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PSFL factions must bury the hatchet

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THE Court of Appeal has ruled that convicted businessman Osman Moosa is the legitimate chairman of the Private Sector Foundation of Lesotho (PSFL).
We believe that decision should put an end to the power struggles that have dogged the foundation over the past year.
The Leonia Mosothoane-led faction which has been fighting to topple Moosa’s executive must now accept the decision and move on.
After their defeat in the highest court in the land Mosothoane and her backers must accept that Moosa is the rightful leader of the foundation.
They might not like it but that is the reality.
To remain relevant Mosothoane and her group must now support Moosa’s executive and contribute to the revival of the foundation.
They too have a role to play in the foundation.
There is no doubt that the power struggles have damaged the PSFL.
As the two factions fought in the courts the core functions of the foundation were forgotten.
Critical issues that concern the private sector in Lesotho were sidelined as the factions tussled for power.
The PSFL’s reputation is in tatters and its goodwill from the government has suffered.
Thanks to the uncertainty that the battles have created, PSFL members have become disillusioned.
The members have watched helplessly as an organisation which was supposed to fight for their interests become a battlefield for power-hungry individuals.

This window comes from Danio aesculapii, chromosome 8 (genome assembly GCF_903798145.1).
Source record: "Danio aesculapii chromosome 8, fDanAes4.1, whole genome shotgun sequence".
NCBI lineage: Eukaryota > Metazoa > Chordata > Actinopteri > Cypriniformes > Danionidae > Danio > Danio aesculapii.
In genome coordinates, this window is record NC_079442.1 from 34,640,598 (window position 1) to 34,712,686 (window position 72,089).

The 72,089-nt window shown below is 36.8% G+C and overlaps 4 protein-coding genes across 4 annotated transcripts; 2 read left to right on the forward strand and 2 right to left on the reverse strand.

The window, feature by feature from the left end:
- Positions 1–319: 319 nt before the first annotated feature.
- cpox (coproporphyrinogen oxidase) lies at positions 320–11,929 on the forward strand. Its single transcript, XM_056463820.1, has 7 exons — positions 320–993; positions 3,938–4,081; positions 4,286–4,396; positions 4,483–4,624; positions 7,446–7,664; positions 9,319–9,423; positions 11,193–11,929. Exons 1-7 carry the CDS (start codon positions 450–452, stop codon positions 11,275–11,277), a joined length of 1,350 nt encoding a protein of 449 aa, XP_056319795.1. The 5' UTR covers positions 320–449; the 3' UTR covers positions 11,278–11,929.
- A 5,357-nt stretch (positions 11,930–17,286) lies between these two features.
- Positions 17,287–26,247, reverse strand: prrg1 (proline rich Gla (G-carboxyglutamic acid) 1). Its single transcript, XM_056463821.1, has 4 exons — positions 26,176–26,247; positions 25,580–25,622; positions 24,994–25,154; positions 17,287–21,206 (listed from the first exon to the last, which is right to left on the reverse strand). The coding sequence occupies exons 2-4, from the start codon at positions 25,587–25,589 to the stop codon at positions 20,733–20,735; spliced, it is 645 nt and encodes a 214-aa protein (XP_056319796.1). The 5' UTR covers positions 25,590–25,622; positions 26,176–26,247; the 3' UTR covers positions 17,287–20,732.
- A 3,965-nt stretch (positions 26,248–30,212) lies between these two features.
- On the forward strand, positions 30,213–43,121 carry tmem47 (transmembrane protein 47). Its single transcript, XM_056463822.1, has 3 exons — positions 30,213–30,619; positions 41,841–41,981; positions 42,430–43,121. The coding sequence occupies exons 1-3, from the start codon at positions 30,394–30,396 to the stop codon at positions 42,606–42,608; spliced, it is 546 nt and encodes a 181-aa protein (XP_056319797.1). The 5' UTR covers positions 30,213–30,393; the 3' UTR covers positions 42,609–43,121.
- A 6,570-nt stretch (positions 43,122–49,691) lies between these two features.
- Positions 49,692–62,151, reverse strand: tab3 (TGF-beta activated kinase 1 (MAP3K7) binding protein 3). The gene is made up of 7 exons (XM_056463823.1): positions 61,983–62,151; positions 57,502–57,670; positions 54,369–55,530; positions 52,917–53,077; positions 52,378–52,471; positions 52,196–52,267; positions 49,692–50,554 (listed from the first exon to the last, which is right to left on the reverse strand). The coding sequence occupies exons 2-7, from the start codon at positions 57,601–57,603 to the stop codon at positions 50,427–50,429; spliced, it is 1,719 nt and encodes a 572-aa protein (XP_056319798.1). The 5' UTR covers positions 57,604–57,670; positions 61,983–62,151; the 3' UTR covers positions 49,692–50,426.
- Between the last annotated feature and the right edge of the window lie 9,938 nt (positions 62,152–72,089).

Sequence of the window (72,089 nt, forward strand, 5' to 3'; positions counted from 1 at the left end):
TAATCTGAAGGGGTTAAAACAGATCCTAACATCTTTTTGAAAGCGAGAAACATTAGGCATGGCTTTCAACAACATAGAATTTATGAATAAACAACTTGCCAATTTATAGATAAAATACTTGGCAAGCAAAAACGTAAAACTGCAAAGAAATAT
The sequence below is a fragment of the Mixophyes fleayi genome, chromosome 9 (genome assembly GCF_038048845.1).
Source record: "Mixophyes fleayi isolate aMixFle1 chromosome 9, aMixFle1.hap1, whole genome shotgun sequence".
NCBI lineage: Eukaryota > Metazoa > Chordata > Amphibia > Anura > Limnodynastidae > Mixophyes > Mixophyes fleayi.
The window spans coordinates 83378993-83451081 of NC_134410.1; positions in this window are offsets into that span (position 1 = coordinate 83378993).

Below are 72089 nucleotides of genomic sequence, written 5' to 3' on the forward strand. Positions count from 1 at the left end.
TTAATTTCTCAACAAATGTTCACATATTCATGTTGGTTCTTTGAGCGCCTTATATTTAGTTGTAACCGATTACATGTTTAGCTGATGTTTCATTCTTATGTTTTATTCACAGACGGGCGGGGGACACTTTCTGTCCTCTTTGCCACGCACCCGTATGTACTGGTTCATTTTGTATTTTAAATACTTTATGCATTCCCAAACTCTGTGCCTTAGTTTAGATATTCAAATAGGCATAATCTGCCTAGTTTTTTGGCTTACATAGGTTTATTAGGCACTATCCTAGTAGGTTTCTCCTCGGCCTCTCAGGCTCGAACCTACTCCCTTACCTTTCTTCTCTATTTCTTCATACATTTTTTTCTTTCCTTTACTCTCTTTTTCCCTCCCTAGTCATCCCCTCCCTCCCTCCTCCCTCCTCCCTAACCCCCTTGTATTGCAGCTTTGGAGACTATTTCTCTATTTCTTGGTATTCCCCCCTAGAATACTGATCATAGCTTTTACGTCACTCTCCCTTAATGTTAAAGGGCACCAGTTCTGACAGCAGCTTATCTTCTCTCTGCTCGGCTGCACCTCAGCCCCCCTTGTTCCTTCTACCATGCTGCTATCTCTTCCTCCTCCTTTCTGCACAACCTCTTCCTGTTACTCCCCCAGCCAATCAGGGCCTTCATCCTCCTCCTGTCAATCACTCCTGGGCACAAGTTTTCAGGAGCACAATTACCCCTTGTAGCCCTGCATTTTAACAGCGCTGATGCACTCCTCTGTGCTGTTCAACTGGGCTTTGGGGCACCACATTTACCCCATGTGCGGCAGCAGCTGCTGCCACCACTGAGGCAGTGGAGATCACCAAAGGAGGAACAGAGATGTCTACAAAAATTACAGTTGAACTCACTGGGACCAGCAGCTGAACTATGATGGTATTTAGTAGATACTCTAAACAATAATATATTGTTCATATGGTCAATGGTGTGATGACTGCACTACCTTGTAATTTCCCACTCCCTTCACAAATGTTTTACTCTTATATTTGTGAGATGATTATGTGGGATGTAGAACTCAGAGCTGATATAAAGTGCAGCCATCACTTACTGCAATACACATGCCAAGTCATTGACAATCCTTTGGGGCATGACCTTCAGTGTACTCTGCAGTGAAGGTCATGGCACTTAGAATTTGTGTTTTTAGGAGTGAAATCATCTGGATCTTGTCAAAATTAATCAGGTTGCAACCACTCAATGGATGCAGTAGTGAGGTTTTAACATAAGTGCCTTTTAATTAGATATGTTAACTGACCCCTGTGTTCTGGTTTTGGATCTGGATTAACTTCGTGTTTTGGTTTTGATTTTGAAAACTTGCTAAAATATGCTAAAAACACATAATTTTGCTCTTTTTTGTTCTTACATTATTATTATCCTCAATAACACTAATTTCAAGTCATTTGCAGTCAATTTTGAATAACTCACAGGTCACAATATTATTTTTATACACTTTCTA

Some members have left the organisation after being put off by the fights.
Now that the Court Appeal has made a decision it is time for the PSFL to get back to the business of improving and helping Lesotho’s business sector.
There is more to be done. They must advocate more reforms that ease doing business in Lesotho.
They must push the government to improve the infrastructure to make business prosper.
The red tape that potential investors face when they want to start businesses in Lesotho can only be eliminated if the PSFL engages the government as a united organisation.
The PSFL should encourage the government to avail more incentives to the business sector.
All these cannot happen if the foundation is dysfunctional like it has been over the past few months.
Mosothoane and her team must accept Moosa as their leader.
They don’t have to like Moosa in order to work with him.
The PSFL is bigger than love and hate emotions.
We understand that Mosothoane and her team loathe to be led by a man of questionable integrity like Moosa.
They are right to argue that Moosa must resign because his conviction for tax fraud and evasion has robbed him of the high moral standing he needs to effectively engage the government.
Yet these legitimate concerns should not blind them to the broader agenda of the foundation.
If they want to remove Moosa then they must do so through proper channels.
The Court of Appeal’s ruling has shown that conniving and conspiring does not work.
It’s time to do things the right way. But while they work out their plan to push Moosa out through legitimate means they must not forget that the PSFL has work to do.
And that work must not stop because Mosothoane and her faction are unhappy with the current leadership.
Unity is what the business community needs if it is to effectively engage the government.

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